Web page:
Susan Walsh, Associated Press
President Barack Obama listens as a reporter asks a question at the start of a Cabinet Meeting at the White House in Washington, Monday, Oct. 3, 2011.
WASHINGTON — President Barack Obama demanded Monday that Congress vote on his jobs legislation package this month despite signs that the full measure faces stiff resistance. "I'm ready to sign it," the president said.
A leading House Republican, however, says that while lawmakers will vote on elements of the president's jobs bill, his broad $447 billion proposal will not be considered in its entirety.
"This all or nothing approach is unreasonable," said House Majority Leader Eric Cantor of Virginia.
The White House says it is not prepared to bargain away aspects of the bill at this point, and senior administration officials seemed intent on putting Republicans on the spot by insisting on a vote on the complete Obama bill. Since introducing the bill three weeks ago, the president has mounted a steady public campaign on behalf of his bill, trying to cast Congress and Republicans in particular as obstacles.
"What we don't see the need to do is negotiate away aspects of the bill that are non-controversial, are broadly supported by the American public, broadly supported by Democrats and Republicans, before there is a chance to vote on the bill," White House spokesman Jay Carney said.
Underscoring that point, Obama told reporters at the start of a Cabinet meeting Monday that Republicans must spell out what aspects of his plan they agree with and which they reject. "They should tell us what it is that they're not willing to go for," he said.
Republicans did detail what elements of Obama's plan they would support in a Sept. 16 memorandum. And on Monday, Cantor identified legislation that the House would act on this month, including repealing a law requiring the government to withhold 3 percent of nearly all payments made to contractors, ratifying trade agreements with South Korea, Colombia and Panama, eliminating burdensome regulations and boosting the ability of small businesses to obtain capital.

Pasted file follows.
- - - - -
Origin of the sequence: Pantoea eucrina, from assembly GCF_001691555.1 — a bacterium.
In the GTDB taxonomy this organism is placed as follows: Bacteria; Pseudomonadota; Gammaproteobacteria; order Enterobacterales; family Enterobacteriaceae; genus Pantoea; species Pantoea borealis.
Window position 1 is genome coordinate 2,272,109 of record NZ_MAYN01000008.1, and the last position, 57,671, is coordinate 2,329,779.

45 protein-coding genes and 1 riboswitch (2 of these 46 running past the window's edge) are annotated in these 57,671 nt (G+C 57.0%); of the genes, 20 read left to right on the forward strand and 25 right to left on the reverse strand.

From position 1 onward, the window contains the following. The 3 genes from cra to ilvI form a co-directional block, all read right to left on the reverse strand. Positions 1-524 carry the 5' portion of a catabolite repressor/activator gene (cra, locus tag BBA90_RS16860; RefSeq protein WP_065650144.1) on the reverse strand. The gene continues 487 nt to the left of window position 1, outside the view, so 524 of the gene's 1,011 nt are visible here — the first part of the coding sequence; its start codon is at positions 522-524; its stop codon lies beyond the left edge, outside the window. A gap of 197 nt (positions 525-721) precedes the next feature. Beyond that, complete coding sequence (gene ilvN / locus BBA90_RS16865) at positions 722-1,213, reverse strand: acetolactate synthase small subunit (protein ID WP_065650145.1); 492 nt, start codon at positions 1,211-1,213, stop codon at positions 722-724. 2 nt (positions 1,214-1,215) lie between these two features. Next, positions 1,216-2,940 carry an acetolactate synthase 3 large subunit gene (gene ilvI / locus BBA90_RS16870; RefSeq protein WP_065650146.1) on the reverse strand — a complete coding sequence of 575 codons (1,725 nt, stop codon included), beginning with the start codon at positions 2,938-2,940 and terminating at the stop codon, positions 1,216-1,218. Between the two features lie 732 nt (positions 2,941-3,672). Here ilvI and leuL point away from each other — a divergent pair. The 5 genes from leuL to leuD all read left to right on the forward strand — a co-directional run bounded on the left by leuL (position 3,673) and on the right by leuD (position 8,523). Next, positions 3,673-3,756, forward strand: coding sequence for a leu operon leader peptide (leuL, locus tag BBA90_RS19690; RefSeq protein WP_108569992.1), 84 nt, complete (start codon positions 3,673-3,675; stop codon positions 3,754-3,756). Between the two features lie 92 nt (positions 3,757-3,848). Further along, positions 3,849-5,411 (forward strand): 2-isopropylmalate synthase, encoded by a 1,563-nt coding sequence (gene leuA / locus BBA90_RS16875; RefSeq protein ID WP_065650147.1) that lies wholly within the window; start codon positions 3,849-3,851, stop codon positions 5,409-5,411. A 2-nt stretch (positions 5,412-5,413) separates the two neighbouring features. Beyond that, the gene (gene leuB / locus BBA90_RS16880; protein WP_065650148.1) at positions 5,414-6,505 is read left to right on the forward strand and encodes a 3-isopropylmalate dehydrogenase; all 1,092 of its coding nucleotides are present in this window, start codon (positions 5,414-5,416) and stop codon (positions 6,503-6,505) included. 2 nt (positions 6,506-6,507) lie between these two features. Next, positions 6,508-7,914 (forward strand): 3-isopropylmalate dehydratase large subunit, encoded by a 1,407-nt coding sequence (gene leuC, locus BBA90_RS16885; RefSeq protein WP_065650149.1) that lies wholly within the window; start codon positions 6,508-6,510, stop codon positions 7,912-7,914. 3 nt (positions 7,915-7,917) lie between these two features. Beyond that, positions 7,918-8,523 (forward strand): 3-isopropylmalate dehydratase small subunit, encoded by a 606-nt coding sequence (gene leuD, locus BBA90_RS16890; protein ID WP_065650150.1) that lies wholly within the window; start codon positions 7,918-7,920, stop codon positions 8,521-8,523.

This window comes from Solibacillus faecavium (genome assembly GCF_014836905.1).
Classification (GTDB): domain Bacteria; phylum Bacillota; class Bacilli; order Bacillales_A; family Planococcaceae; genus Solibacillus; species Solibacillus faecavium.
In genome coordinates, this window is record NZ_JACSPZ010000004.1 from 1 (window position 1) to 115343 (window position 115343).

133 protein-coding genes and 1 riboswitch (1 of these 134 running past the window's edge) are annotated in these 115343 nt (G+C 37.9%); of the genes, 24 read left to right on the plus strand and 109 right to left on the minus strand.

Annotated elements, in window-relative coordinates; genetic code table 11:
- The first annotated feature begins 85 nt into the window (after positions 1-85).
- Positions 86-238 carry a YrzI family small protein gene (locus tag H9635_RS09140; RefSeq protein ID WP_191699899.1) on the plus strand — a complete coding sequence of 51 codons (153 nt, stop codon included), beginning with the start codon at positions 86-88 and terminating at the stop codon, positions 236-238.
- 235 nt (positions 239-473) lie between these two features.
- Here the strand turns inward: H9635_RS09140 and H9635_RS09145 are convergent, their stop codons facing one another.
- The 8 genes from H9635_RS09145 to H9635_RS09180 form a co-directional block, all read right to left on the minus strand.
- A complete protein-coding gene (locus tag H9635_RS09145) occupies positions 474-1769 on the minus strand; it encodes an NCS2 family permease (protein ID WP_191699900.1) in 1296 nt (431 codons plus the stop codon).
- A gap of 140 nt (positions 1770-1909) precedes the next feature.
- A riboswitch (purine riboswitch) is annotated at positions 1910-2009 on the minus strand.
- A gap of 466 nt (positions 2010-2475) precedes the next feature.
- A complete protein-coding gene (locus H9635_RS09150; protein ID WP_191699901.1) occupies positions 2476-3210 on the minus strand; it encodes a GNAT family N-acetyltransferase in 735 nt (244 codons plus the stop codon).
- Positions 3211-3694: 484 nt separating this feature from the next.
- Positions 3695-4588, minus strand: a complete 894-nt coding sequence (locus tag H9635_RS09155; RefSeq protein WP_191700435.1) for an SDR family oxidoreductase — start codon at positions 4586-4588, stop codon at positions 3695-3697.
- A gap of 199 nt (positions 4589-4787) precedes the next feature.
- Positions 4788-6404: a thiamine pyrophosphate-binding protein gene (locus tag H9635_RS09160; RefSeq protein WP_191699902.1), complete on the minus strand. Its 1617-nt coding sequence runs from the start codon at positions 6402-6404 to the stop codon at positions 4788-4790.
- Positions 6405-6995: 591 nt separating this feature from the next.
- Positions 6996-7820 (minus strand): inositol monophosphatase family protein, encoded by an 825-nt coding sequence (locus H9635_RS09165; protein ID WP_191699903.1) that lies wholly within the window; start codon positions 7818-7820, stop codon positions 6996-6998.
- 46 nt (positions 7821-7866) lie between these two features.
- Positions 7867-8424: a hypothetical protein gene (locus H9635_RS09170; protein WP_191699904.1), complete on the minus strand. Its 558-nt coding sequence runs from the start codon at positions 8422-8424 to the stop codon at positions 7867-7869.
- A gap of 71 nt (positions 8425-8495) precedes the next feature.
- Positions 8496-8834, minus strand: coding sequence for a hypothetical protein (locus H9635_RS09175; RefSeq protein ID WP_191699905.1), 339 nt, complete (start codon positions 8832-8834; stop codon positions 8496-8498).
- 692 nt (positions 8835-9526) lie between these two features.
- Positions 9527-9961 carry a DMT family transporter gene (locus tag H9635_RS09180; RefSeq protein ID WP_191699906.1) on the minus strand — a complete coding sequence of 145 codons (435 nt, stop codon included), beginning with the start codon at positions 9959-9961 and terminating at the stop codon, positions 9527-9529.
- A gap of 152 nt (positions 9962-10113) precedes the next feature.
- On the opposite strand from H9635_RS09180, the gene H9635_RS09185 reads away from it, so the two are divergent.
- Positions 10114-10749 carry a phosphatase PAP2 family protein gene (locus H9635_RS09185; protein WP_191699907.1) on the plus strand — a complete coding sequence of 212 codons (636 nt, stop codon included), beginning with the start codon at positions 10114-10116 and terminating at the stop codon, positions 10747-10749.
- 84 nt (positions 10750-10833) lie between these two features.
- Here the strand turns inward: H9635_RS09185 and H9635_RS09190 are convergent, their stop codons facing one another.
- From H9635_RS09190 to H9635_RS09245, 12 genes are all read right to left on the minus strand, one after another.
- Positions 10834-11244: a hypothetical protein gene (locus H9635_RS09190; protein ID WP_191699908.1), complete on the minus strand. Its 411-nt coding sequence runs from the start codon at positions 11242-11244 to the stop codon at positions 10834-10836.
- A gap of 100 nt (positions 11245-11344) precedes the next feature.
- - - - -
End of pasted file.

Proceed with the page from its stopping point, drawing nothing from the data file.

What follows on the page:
In a letter to the president Monday, House Republican leaders said Obama's jobs bill "represents opportunities for common ground between Democrats and Republicans." The letter asked Obama to consider their regulatory measures and "that in the spirit of putting country before party, you will call on the Senate to follow the House in passing these measures, and commit to signing them into law should they reach your desk."
Obama's jobs plan would reduce payroll taxes on workers and employers, extend benefits to long-term unemployed people, spend money on public works projects and help states and local governments keep teachers, police officers and firefighters on the job. He would pay for the plan with tax increases on wealthier Americans and by closing corporate loopholes.
But officials said there have been no high-level discussions to narrow the bill to areas of common ground.
Republicans have opposed the spending initiatives and, along with even some Democrats, have rejected the tax increases that Obama would use to pay for the expense of the bill.
Sen. Dick Durbin, the No. 2 Democrat in the Senate, said the president's bill lacked the 60 votes that are typically needed to overcome procedural obstacles. The Illinois senator said some of the tax measures faced resistance within his own party. And some Senate Democrats, including West Virginia Sen. Joe Manchin and Pennsylvania Sen. Bob Casey, have raised questions about the size of the $447 billion package.
Manchin and Casey face re-election next year.
Senior administration officials dismissed those concerns, however, saying it was unclear how those Democrats would eventually vote.
Those officials, who spoke on the condition of anonymity to discuss strategy, said that while the White House may not be able control the actions of congressional Republicans, they can try to portray the GOP as a scapegoat if the jobs bill doesn't pass.
The administration's goal, they said, it to present a picture of the Democrats unified in pushing for the jobs bill and the Republicans in opposition.
Asked whether the president would also share in the responsibility if his bill didn't pass, the officials argued that the public separates the president from Congress, and sees him as someone who is willing to work with the other party.
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"I have to tell you that I can't imagine any American that I've been talking to that's not interested in seeing construction workers back on the job rebuilding roads and bridges, schools, airports; putting teachers back in the classroom to make sure that our kids are getting the very best education; making sure our vets get help when they come home and that small businesses have further incentive to hire them," Obama said Monday.
In an interview with ABC Monday, he added: "What I think the American people cannot abide by is us doing nothing."